One college offers undergraduate students access to forests filled with reptiles and amphibians; the other a subtropical sanctuary to study birds. Both offer incredible opportunities for studying the natural world, but more than 500 miles apart.
In an attempt to make valuable, hands-on study of two diverse ecosystems more affordable, Maryville College near the Great Smoky Mountains of Tennessee and Jacksonville University in the coastal plain of Florida have formed a collaborative reciprocation agreement that lets students from both institutions stay on each other’s campus for no charge while visiting on extended field trips. MC and JU are also offering reduced meal plan options for the visiting students.
“This is a great opportunity for students from both universities to explore terrain and wildlife in a much more affordable way,” said JU Vice President for University Relations Derek Hall, who signed the agreement with Maryville. “Hats off to the professors involved, who want to expose their students to new environments and keep the costs down on a valuable educational trip.”
The agreement was enacted between Dr. Dave Unger, assistant professor of biology, and his long-time friend and former colleague, Dr. John Enz, assistant professor of biology and marine science at Jacksonville University.
“We thought that if faculty were allowed to host exchanges at other institutions, students should be able to as well,” Enz said. "As we look to do more for our students in today's economy, it’s important to think creatively and form partnerships with other universities for the benefit of all students. As lodging is the greatest cost in terms of field trips, this housing agreement is one such 'outside the box’ solution."(See video of Maryville students’ 2013 trip to Northeast Florida at http://www.youtube.com/watch?v=H7PlVkKjFWw.)
According to Unger, the opportunity will allow for field trips with minimal cost requirements, as well as allow students to meet other students from a different location.
“This is a launching pad for us where students from two totally different environments can collaborate on research,” Unger said. “This uniquely benefits students from both colleges.”
From April 17 until April 22 of this year, Jacksonville University and Enz hosted Unger’s and Crain’s upper-level ornithology class (Biology 403). During the trip, 10 MC biology majors, Unger and Crain were able to study a variety of tropical birds, fossils and landscape.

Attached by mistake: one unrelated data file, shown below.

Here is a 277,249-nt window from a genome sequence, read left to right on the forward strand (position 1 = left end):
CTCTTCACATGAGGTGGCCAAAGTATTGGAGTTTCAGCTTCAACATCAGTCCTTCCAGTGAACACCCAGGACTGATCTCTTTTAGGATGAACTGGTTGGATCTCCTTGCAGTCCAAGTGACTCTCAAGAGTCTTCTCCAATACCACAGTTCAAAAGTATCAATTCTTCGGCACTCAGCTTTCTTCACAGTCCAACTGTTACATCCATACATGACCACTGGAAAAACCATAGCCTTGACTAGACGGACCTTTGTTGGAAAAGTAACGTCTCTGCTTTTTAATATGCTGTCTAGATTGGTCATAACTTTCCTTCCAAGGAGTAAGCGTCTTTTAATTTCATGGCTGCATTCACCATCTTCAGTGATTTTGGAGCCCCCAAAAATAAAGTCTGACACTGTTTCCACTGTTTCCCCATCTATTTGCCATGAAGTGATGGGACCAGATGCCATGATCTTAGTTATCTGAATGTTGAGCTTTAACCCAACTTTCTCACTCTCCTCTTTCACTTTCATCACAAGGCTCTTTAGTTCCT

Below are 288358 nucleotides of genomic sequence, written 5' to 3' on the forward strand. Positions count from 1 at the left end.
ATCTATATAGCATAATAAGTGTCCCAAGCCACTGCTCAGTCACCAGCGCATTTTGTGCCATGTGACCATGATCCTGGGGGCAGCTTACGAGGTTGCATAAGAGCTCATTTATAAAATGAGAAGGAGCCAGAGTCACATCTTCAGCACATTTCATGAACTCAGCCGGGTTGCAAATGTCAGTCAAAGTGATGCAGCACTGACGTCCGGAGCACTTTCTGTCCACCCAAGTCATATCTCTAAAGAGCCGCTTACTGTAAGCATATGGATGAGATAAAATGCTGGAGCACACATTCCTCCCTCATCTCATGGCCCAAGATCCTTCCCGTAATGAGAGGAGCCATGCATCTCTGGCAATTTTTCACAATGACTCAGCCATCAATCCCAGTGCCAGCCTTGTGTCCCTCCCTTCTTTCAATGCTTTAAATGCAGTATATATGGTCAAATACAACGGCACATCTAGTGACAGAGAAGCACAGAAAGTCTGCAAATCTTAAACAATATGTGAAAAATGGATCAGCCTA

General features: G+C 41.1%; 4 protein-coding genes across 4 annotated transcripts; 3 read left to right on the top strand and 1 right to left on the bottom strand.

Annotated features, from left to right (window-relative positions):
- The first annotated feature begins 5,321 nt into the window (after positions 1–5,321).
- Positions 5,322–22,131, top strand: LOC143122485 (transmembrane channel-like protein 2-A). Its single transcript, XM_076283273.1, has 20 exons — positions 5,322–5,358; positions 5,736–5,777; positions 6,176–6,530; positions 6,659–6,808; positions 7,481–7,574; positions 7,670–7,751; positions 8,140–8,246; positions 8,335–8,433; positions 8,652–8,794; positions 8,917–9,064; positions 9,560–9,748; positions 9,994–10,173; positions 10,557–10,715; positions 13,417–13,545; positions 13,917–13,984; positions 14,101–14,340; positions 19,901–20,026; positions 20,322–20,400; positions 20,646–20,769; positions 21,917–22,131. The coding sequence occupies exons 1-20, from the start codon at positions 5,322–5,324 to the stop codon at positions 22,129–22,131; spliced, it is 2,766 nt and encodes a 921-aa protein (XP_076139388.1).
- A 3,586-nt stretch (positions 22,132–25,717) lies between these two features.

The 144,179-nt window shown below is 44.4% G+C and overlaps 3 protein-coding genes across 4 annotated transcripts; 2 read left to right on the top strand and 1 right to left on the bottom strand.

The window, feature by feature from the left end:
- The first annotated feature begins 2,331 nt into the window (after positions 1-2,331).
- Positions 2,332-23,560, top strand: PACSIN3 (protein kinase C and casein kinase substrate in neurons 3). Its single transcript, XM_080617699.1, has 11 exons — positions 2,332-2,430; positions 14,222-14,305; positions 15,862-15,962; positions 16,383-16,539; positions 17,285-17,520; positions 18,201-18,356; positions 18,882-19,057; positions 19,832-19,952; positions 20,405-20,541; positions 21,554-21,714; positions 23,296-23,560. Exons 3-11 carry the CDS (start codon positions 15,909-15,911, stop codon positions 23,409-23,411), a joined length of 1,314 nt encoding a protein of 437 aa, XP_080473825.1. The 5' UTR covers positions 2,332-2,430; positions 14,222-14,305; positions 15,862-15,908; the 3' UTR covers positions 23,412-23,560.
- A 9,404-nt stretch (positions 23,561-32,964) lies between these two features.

Enz said he felt that the most important factor of the student trips is the exchange of ideas between students from different environments.
“We have biology students coming from such different ecological areas,” Enz said. “When students come from Tennessee to Florida, they see that the landscape is totally different from the deciduous forests. It’s exciting for me, as the instructor, when the students experience this whole new ecosystem.”
Maryville student Matthew Hale ’13 summarized the student sentiment for the trip: “This trip has been the most rewarding and fulfilling experience I’ve had at Maryville College.”
Dr. Drew Crain, Maryville College professor of biology, added: “Without a doubt, Florida beaches make for great vacations, but for a biologist, the state’s coastal dunes, saltwater estuaries and marshes, freshwater impoundments and scrubland offer an unmatchable experience – and education – that our students will remember forever.”
In September 2012, the vertebrate zoology class taught by Unger and assisted by Crain hosted a group of Enz’s herpetology students from Jacksonville University. The class was able to traverse both the 135-acre College Woods and the Great Smoky Mountains National Park to study amphibians and reptiles.
“The area around MC is one of the most diverse in herpetology,” Unger said. “Each institution has a unique piece to offer in this reciprocation agreement for our science classes.”
The ornithology course is offered every other year at Maryville College, so Unger and Crain expect to make the trip to Jacksonville University again in Spring 2015, but it may be sooner.
“There’s potential for even larger collaboration as we refine this process,” Unger said. “We hope to continue this for many years to come, and that certainly will open up new opportunities for our students.”